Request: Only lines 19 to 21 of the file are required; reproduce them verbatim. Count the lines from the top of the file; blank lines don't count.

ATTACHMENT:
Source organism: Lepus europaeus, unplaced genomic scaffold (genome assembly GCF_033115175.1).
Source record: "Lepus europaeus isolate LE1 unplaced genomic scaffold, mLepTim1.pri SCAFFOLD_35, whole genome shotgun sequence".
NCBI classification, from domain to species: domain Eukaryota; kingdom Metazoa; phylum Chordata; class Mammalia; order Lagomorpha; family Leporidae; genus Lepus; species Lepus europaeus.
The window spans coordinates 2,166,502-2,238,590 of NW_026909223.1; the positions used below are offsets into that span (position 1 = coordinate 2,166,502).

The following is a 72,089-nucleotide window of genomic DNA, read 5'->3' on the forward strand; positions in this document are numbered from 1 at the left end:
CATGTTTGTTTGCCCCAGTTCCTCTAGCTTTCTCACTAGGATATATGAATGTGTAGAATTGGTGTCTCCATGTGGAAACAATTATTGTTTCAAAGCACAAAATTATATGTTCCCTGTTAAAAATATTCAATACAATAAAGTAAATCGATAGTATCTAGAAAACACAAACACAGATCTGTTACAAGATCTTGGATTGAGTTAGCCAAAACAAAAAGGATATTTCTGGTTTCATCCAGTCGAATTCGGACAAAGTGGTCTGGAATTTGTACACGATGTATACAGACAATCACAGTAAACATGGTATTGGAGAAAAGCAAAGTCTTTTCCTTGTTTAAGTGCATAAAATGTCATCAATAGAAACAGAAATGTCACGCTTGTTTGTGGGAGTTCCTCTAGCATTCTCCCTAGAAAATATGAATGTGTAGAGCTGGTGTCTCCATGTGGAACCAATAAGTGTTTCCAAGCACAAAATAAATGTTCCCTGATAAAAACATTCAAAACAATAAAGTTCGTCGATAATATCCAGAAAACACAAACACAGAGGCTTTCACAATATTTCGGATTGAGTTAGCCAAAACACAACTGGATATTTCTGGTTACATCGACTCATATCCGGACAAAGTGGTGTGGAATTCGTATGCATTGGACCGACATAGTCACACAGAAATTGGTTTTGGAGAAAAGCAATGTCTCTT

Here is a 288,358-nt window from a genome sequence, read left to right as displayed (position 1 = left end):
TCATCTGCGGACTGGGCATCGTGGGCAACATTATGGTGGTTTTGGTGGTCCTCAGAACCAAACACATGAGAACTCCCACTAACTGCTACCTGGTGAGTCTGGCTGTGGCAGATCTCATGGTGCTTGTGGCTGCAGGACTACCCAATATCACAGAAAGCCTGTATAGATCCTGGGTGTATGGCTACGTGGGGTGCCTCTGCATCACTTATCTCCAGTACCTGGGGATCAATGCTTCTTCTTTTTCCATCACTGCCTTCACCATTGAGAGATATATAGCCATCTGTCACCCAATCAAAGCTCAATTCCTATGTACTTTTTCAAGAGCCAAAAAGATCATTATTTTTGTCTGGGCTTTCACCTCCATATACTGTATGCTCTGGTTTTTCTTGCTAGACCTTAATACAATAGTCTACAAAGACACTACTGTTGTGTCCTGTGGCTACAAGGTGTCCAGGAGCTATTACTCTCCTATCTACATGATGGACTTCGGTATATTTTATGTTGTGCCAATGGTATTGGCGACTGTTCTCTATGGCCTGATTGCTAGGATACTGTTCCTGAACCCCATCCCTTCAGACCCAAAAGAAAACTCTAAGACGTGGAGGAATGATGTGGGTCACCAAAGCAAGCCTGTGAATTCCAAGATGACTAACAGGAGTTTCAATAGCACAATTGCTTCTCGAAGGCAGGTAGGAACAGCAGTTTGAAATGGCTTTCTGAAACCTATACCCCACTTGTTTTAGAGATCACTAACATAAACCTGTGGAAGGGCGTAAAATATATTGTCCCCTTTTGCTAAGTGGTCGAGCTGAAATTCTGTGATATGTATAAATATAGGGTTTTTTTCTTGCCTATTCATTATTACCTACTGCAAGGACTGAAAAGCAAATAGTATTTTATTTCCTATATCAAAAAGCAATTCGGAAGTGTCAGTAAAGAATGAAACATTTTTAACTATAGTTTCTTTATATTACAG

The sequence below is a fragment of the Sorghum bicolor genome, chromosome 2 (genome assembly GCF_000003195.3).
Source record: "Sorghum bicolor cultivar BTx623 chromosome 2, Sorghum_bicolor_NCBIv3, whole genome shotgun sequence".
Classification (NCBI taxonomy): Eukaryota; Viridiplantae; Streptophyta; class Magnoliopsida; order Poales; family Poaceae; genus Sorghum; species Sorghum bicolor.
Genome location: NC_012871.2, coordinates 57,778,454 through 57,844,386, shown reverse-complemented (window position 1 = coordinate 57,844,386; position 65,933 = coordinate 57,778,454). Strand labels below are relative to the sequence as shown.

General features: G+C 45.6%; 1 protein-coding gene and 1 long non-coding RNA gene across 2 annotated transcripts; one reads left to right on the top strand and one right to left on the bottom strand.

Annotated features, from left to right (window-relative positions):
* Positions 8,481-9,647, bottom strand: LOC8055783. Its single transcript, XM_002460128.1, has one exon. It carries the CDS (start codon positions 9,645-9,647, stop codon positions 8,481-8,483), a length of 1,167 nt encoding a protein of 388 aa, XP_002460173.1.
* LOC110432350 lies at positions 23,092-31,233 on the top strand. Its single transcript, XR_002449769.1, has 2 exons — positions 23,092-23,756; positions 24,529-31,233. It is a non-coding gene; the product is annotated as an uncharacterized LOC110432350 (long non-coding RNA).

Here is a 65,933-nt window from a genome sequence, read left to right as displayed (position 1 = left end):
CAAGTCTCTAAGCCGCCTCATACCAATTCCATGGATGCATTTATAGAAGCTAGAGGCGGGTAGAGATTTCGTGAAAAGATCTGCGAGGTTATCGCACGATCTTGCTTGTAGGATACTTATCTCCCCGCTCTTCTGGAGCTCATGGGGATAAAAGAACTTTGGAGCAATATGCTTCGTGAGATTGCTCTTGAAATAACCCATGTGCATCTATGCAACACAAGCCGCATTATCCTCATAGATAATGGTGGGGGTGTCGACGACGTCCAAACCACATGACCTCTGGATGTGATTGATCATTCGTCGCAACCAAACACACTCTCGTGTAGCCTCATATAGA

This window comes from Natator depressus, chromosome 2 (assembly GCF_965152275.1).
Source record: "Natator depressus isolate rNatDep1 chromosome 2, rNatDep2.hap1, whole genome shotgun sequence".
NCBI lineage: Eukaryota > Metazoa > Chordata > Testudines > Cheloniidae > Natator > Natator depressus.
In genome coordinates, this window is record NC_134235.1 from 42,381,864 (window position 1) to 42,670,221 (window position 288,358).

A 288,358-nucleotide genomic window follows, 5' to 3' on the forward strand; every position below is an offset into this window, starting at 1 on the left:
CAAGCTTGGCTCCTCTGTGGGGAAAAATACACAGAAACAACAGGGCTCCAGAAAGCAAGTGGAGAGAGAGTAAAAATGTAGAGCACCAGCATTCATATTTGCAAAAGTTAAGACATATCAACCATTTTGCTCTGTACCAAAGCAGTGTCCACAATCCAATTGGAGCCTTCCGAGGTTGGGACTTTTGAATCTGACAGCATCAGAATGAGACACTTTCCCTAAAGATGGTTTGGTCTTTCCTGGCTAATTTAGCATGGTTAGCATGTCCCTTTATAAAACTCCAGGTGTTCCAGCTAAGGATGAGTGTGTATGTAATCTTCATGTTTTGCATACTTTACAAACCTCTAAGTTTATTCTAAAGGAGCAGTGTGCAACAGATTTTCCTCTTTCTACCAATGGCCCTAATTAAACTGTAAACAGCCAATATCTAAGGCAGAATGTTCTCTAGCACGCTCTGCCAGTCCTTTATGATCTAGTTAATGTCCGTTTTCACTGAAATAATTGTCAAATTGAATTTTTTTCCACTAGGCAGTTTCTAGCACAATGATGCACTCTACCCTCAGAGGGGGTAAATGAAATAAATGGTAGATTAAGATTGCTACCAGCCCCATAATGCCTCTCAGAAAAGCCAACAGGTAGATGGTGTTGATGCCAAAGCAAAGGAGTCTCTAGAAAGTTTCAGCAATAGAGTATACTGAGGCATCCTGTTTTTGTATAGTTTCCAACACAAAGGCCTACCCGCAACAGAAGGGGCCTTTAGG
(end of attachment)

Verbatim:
This window comes from Natator depressus, chromosome 2 (assembly GCF_965152275.1).
Source record: "Natator depressus isolate rNatDep1 chromosome 2, rNatDep2.hap1, whole genome shotgun sequence".
NCBI lineage: Eukaryota > Metazoa > Chordata > Testudines > Cheloniidae > Natator > Natator depressus.